A 2017 Deloitte survey found that 91% of consumers click on “I agree” without reading the terms on websites. Does that make you wonder why we, as lawyers, make the law so inaccessible for the layman? The structure and construction of legal language restrict access to its content to people outside the legal profession. This may work for technical documents, but it makes no sense when documents designed for the end users are written by lawyers strictly for lawyers. In drafting such documents better, legal design can help by adding more impact and ease for the reader. In this blog post, we’re going to explore how legal design is becoming a must for data protection and privacy policies.
It can’t be a coincidence that legal design can help with almost all of these requirements, can it?
Design and data protection must go hand in hand to create a fair value exchange. Here is where the lawyer’s role comes into the picture.
Lawyers, especially data protection lawyers, facilitate a positive relationship between businesses and consumers. They can be called one-part lawyers and one-part innovators. To be the best at their jobs, they need knowledge of relevant data protection law and an innovative mindset aligning with the consumers’. There is a responsibility to act in the best interests of their clients, and the client’s interests, more often than not, lie in consumer engagement. So it becomes necessary to reevaluate how to communicate the law more effectively, if not interestingly. Let’s see how.
As data privacy is a hot topic, a privacy lawyer’s accountability increases, ensuring consumers can understand the conveyed information. Most privacy policies drafted in overly legalistic language, or using standard templates, become a hindrance to building consumer trust. It creates a wall of privacy questions between the consumer and the business. Unable to understand the complex text, the consumer goes straight to the signature section, and the company misses a chance to establish its reliability.
Using the right visualization and graphics, the complex information contained in privacy policies can be communicated lightly and positively. More than the information, the communication of the information determines how the user is going to feel about it. For example, the BBC’s website has an image of smiling people eating cookies on its cookie explanation page to communicate it with humour. This helps users trust the company and even feel good about consenting to the data sharing!
It has become commonplace to solve complicated human problems using design methods. The British Design Council’s Double Diamond describes the process as first determining the problem from the end user’s perspective and then solving it. We often ignore the first step and assume everybody can understand the legalese text. Merging legal thinking with design thinking helps lawyers put end-users at the centre and find solutions that work for users, not against them. At the same time, those solutions can promote transparency, autonomy, privacy, security, fairness, and accountability.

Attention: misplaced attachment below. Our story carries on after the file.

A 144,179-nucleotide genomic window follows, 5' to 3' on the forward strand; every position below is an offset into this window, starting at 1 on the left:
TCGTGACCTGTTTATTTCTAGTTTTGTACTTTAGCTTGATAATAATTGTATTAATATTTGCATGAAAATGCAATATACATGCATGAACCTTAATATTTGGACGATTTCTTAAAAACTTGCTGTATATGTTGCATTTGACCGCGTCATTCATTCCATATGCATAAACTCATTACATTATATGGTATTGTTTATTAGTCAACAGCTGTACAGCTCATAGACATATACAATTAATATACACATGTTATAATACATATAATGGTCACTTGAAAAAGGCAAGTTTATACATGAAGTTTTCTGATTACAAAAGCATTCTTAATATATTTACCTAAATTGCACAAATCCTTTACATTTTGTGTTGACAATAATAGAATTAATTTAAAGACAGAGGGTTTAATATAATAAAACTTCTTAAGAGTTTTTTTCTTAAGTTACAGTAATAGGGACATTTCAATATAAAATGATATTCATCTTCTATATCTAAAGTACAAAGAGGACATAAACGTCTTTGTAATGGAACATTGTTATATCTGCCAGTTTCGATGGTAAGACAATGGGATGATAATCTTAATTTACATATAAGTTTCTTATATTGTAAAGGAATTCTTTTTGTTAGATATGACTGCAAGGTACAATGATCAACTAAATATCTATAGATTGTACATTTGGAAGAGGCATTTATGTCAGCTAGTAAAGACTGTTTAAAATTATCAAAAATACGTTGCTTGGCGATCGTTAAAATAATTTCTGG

Legal design for data protection is much more than just delivering legal information in an accessible and understandable manner. Its ultimate result is building better organizations and a more robust clientele. Legal design also gives consumers a sense of control when they understand their rights and duties. Such simplified commercial relationships can prove to be an advantage for your clients.
By using legal design and by giving users the power to control their data, businesses can help create a trust-based experience for the users. A brand’s ability to put consumers in control unlocks a brand’s potential and enables it to dominate its market segment by creating unharnessed brand loyalty.
Practical and comprehensive privacy policies can help businesses save costs on unnecessary legal suits. Having clear and comprehensive rights and duties on the website prevents conflicts and even going to court.
Design can be a tool to turn grave-looking privacy policies upside down. It’s not too late to get innovative with your client’s problems!
The author, Preksha Diwakar, is a BBA LLB law student at National Law University, Jodhpur, India. She is passionate about data protection and privacy laws and is pursuing a career in technology law in India. Her writing ‘Freedom to Fantasize’ is published in Comparative Constitutional Law and Administrative Law Journal & Blog’, where she discusses an individual’s right to privately express their sexuality on digital media. Follow Preksha on LinkedIn: